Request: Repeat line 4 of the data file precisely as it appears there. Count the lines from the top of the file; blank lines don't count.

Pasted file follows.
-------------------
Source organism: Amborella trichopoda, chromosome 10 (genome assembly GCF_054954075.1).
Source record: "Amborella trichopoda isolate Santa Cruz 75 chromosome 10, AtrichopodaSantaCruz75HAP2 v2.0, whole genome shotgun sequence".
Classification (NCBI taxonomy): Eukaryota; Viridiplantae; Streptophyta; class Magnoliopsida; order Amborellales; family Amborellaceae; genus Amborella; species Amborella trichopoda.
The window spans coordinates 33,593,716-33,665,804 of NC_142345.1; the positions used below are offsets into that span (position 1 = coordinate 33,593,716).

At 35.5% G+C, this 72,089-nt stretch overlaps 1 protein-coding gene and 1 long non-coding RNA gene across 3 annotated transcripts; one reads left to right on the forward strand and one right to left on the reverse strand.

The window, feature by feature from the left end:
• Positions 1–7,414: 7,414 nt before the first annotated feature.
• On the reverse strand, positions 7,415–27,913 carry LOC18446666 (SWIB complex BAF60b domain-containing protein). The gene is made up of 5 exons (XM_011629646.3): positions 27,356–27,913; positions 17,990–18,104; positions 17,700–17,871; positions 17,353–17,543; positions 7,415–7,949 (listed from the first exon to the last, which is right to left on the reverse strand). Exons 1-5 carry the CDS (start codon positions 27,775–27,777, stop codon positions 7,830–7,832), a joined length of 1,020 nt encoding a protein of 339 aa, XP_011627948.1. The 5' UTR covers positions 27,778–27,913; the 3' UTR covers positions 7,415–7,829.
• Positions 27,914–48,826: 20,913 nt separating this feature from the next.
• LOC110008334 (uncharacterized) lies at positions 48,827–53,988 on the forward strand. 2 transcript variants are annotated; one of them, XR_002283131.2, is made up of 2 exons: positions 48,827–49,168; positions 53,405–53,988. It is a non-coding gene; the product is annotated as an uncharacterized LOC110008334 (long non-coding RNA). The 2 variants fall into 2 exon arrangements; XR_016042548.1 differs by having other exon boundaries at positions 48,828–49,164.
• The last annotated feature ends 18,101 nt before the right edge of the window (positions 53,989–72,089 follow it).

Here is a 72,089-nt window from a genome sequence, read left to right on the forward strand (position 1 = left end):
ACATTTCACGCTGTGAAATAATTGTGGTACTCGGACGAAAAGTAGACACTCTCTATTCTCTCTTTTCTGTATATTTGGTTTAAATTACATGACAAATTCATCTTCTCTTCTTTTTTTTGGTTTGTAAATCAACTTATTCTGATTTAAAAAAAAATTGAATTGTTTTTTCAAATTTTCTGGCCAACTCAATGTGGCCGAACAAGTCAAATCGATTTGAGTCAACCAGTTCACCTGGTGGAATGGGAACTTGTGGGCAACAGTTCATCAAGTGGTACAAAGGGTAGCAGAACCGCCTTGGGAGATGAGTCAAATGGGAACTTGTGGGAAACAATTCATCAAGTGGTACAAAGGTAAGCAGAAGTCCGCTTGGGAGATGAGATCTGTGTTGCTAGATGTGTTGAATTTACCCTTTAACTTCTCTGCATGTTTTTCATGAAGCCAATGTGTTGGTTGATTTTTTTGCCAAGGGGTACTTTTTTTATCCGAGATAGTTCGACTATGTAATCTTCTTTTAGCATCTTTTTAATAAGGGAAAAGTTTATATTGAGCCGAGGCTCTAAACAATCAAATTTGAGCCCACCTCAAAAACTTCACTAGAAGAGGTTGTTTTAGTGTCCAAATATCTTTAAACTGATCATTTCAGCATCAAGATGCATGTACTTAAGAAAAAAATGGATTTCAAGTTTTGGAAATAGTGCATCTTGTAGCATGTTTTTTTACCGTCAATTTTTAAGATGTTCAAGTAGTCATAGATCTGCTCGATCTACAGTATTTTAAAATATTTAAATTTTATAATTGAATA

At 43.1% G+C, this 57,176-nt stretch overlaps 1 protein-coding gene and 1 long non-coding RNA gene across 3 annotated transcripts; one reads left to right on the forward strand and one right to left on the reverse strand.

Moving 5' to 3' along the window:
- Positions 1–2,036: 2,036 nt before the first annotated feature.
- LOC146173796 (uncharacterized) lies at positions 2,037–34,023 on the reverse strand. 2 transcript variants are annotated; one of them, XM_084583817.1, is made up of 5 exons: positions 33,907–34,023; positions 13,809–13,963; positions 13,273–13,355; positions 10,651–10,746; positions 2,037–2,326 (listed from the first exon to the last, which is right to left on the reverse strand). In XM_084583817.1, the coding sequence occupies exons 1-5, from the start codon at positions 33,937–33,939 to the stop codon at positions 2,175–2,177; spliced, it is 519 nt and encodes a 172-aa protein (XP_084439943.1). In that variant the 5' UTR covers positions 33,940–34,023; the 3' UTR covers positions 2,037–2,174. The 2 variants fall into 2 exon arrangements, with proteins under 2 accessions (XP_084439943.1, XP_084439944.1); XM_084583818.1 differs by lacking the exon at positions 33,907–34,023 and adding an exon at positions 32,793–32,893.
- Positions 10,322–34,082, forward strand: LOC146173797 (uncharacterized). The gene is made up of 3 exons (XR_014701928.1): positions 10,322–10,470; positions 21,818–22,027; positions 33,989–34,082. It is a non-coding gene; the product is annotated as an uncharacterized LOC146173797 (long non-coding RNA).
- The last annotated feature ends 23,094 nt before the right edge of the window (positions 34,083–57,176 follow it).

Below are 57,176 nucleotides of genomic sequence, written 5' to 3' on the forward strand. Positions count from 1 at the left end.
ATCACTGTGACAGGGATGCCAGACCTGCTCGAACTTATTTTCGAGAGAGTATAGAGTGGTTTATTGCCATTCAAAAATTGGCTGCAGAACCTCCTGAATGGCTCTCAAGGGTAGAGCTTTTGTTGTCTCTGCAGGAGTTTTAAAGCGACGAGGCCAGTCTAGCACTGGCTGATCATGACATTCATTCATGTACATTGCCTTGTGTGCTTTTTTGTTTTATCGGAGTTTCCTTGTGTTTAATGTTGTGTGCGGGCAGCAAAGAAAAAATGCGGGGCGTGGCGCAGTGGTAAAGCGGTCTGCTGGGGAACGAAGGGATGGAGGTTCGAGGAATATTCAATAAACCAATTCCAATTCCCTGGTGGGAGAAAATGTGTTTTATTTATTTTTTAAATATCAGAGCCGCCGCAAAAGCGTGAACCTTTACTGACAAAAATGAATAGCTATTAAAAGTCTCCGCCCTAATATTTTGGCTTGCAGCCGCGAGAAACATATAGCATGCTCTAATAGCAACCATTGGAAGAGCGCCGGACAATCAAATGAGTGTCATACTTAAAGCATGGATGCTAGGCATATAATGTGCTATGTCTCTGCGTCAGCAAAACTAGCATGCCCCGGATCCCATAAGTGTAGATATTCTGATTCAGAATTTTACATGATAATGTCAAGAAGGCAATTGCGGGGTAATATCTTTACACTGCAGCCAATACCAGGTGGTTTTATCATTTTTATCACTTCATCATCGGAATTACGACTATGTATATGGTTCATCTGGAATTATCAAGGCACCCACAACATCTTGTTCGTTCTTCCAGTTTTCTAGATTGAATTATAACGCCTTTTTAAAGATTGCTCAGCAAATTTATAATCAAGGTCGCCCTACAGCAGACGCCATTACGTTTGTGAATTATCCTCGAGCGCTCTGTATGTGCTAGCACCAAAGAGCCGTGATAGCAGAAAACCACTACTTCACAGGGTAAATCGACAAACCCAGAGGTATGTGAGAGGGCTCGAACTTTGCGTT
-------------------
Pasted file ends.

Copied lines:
The window spans coordinates 33,593,716-33,665,804 of NC_142345.1; the positions used below are offsets into that span (position 1 = coordinate 33,593,716).